Melson Society Opens Anne Frank Exhibit

Tuesday, September 2, 2008

The Penelope Melson Society and the Ingram Library will open the exhibit “Anne Frank: A History for Today” on Sunday, Sept. 7. The exhibit is free and the community is welcome to attend during library hours.

The Penelope Melson Society and the Ingram Library will open the exhibit “Anne Frank: A History for Today” on Sunday, Sept. 7. The exhibit is free and the community is welcome to attend during library hours.Produced in the Netherlands and made available through the Georgia Commission on the Holocaust and the Anne Frank Center USA, the exhibit juxtaposes photographs of the Frank family with historical events of the time period.

With 55 exhibition panels that chronicle the rise of Nazism and a three-dimensional representation of the dining room of the Secret Annex, the exhibit challenges the audience to think about the value of tolerance, mutual respect and the significance of human rights.

Another component of the exhibit features photographs taken by soldier and photojournalist William A. Scott III as he participated in the liberation of the Buchenwald concentration camp in a segregated all-black army unit.  Scott was also a member of one of the leading African-American families of Atlanta who founded and operated The Atlanta Daily World, the nation’s first black owned daily newspaper.

Adding more historical drama to the exhibit is guest speaker Dr. Leon Bass, an educator from Pennsylvania and an African-American soldier who participated along with Scott in the liberation of Buchenwald.  He will speak on Tuesday, Sept. 16, at 7 p.m. in the Campus Center Ballroom. His presentation will also be free to the community through the sponsorship of the UWG Office of Minority Affairs.

Lorene Flanders, professor and director of university libraries, said that the exhibit would open the eyes of its viewers.

“The Anne Frank exhibit on the UWG campus gives members of the campus community and local residents the opportunity to view an exhibit that is touring the nation,” said Flanders. “We expect to welcome some 1,000 eighth grade students to campus to visit the exhibit and appreciate the volunteers who have agreed to serve as docents.”

Sponsors for the exhibit include the Office of the Provost and Vice President for Academic Affairs, the College of Arts and Sciences, the College of Education, the Richards College of Business, the Honors College, the Advanced Academy of Georgia and the Office of Minority Affairs in association with Ingram Library’s Penelope Melson Society.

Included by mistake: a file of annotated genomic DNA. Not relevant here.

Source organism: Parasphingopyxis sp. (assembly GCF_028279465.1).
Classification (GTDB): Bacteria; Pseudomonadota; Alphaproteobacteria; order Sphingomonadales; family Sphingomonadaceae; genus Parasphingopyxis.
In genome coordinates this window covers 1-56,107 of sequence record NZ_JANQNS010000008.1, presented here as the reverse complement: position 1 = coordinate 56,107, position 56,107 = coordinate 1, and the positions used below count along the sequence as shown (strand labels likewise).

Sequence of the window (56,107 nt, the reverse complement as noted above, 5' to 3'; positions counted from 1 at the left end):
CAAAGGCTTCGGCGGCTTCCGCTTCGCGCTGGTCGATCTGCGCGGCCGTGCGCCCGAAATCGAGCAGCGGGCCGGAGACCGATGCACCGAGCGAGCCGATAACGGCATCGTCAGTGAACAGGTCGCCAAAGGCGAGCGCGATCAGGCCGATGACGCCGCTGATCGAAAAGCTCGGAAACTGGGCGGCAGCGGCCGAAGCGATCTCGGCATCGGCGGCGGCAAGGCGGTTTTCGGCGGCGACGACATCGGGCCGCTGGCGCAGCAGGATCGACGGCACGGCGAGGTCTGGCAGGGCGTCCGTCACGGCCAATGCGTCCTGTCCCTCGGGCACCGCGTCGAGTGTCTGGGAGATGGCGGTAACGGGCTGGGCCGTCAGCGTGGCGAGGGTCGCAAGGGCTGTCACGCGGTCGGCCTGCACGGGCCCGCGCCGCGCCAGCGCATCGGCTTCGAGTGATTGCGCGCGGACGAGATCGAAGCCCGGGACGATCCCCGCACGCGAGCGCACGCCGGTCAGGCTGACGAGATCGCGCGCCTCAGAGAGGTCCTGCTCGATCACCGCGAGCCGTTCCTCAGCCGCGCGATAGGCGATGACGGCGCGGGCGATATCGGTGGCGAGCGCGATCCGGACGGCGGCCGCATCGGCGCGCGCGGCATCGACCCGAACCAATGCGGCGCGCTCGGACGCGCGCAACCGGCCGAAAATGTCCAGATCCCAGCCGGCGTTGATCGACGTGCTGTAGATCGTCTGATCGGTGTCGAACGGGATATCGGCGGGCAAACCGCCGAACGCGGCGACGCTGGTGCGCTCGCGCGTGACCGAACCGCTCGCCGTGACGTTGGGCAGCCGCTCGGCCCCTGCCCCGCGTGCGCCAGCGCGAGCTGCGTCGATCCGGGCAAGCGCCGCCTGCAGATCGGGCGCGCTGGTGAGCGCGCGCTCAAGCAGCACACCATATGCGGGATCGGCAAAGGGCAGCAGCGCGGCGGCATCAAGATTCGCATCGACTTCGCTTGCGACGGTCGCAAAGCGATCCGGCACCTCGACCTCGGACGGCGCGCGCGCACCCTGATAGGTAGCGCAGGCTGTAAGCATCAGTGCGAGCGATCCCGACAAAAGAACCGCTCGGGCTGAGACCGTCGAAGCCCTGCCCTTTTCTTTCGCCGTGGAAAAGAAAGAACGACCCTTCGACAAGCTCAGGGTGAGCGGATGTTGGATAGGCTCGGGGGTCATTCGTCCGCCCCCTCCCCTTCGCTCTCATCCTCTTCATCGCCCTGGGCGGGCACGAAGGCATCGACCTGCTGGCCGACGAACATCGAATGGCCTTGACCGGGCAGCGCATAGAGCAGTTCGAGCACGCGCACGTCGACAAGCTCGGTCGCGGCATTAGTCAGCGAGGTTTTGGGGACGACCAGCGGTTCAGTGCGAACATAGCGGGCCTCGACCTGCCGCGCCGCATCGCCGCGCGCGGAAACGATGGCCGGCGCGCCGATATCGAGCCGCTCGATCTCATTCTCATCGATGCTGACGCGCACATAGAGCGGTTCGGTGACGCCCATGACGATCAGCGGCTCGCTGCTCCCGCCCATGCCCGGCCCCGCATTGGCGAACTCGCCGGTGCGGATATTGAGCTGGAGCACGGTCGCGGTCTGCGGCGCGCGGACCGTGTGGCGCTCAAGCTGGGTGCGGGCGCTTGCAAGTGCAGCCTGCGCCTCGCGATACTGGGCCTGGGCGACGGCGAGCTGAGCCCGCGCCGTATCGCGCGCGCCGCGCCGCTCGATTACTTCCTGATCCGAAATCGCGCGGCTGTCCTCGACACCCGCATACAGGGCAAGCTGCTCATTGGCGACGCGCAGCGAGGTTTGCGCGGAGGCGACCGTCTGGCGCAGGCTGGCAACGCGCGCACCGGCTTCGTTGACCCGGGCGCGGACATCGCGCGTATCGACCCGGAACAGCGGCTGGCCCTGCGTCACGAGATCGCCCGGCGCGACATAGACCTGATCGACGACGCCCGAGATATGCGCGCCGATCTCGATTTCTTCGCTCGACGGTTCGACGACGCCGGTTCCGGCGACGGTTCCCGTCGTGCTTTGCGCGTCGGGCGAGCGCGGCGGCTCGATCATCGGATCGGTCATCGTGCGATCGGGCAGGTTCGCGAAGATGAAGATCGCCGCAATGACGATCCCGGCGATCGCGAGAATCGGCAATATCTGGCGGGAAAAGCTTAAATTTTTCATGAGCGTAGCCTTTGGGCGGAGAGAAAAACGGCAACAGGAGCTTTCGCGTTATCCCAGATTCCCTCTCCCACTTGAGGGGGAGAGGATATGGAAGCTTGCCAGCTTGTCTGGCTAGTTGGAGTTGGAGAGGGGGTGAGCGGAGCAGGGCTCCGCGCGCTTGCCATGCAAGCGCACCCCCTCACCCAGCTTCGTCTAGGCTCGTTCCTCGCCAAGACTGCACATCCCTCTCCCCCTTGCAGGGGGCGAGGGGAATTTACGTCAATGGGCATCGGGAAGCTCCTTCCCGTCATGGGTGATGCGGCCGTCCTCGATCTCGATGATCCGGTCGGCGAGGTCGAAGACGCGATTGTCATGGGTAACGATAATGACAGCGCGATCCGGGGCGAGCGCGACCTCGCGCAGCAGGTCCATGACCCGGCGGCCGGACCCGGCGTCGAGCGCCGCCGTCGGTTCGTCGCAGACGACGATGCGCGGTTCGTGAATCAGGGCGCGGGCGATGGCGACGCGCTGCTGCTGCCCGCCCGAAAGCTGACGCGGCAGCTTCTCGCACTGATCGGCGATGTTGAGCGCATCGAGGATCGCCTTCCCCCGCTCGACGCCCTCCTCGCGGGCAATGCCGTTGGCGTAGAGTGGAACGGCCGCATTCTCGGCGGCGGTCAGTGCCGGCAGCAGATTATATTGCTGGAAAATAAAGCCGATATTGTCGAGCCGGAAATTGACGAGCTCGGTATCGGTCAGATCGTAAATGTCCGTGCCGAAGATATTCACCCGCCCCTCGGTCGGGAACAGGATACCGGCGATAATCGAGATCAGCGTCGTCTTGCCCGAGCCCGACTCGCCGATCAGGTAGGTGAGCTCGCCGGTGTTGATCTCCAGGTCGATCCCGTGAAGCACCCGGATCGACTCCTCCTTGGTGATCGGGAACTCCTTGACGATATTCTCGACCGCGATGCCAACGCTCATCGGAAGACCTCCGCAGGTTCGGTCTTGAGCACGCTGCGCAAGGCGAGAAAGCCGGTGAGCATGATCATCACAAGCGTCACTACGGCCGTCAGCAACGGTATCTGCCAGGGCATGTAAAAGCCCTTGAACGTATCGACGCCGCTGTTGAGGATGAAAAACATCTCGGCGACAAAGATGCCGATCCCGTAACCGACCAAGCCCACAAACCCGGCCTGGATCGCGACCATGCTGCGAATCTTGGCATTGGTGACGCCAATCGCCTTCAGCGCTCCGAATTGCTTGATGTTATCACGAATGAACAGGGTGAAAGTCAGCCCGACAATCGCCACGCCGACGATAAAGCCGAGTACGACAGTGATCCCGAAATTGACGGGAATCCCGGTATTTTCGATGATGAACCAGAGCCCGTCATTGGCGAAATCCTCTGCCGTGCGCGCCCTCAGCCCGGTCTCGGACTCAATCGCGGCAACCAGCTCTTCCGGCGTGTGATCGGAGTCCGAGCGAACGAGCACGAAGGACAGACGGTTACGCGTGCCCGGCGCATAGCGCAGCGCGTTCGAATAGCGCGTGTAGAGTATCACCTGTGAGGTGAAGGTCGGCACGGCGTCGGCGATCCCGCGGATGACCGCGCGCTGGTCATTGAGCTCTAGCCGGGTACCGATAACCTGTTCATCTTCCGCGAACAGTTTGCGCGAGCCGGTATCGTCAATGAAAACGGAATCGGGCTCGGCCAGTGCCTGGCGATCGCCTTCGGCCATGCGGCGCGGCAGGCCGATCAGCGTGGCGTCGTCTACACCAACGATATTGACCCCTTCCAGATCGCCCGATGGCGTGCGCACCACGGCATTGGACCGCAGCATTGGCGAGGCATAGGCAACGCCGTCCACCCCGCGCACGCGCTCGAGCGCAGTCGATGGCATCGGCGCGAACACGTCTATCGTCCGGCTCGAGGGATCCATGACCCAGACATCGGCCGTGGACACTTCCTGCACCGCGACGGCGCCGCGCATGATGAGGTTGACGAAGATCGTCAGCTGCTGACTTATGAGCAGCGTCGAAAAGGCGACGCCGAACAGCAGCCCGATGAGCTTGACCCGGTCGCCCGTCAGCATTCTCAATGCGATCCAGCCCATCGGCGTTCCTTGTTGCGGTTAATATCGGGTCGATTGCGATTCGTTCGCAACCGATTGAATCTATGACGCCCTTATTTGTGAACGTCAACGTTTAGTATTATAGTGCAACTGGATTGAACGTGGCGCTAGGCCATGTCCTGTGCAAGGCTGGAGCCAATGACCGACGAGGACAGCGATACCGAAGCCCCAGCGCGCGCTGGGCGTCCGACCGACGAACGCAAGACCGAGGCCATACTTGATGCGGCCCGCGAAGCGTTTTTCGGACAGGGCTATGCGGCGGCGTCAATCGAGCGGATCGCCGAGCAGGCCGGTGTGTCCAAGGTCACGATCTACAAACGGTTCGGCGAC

The exhibit will be on display through Monday, Sept. 29. Library hours are Sunday, 2 – 10 p.m.; Monday through Thursday, 7:30 a.m. – 10 p.m.; Friday, 7:30 a.m. – 6 p.m.; and Saturday, 10 a.m. – 6 p.m.  For more information, call 678-839-5337.

Here are a few additional comments from Lorene Flanders:

"Since its publication in 1947, Anne Frank’s diary has served as personal witness to the Holocaust. 'Anne Frank: A History for Today' seeks to continue to teach the history and tragedy of the Holocaust, meanwhile making it clear that prejudice and intolerance are topics as real and relevant today as they were during the Nazi era.

"The Ingram Library extends its thanks to the Penelope Melson Society, the University, the Georgia Commission on the Holocaust, and the Anne Frank Center USA for making it possible for this exhibit to visit our community.

"In addition, we thank the University’s Office of Minority Affairs for making it possible for Dr. Leon Bass to travel from Pennsylvania to relate his story on Tuesday, September 16. Opportunities to interact with those who experienced firsthand the horrors of the Holocaust are ebbing as the years pass. Dr. Bass’ visit to campus to talk about his participation in the liberation of Buchenwald and the pivotal role this experience played in his life will provide an eye-opening personal testimony on the topics “Anne Frank: A History for Today” seeks to teach. As we prepare to elect our next president, it is important to reinforce the need for active citizenship. The exhibit shows what can happen when intolerance is taken to extremes and citizens’ rights are abrogated."